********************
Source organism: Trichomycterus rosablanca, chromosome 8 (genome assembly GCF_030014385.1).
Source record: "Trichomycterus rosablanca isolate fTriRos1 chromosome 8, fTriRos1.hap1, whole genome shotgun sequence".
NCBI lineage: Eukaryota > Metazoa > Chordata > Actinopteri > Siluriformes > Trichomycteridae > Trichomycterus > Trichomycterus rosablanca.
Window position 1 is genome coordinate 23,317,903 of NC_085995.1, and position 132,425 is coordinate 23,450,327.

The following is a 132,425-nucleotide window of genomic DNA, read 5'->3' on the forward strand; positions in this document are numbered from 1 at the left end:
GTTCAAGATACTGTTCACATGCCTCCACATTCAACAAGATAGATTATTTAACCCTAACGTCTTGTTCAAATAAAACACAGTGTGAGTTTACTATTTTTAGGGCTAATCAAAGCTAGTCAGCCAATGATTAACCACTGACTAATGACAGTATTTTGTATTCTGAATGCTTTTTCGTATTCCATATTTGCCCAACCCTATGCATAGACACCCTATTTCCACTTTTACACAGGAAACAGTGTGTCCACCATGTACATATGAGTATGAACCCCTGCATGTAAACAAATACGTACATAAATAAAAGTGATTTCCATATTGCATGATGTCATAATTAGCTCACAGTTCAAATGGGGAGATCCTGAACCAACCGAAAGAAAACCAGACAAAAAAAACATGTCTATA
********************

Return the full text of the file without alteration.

Source organism: Trichomycterus rosablanca, chromosome 8 (genome assembly GCF_030014385.1).
Source record: "Trichomycterus rosablanca isolate fTriRos1 chromosome 8, fTriRos1.hap1, whole genome shotgun sequence".
NCBI lineage: Eukaryota > Metazoa > Chordata > Actinopteri > Siluriformes > Trichomycteridae > Trichomycterus > Trichomycterus rosablanca.
Window position 1 is genome coordinate 23,317,903 of NC_085995.1, and position 132,425 is coordinate 23,450,327.

The following is a 132,425-nucleotide window of genomic DNA, read 5'->3' on the forward strand; positions in this document are numbered from 1 at the left end:
GTTCAAGATACTGTTCACATGCCTCCACATTCAACAAGATAGATTATTTAACCCTAACGTCTTGTTCAAATAAAACACAGTGTGAGTTTACTATTTTTAGGGCTAATCAAAGCTAGTCAGCCAATGATTAACCACTGACTAATGACAGTATTTTGTATTCTGAATGCTTTTTCGTATTCCATATTTGCCCAACCCTATGCATAGACACCCTATTTCCACTTTTACACAGGAAACAGTGTGTCCACCATGTACATATGAGTATGAACCCCTGCATGTAAACAAATACGTACATAAATAAAAGTGATTTCCATATTGCATGATGTCATAATTAGCTCACAGTTCAAATGGGGAGATCCTGAACCAACCGAAAGAAAACCAGACAAAAAAAACATGTCTATA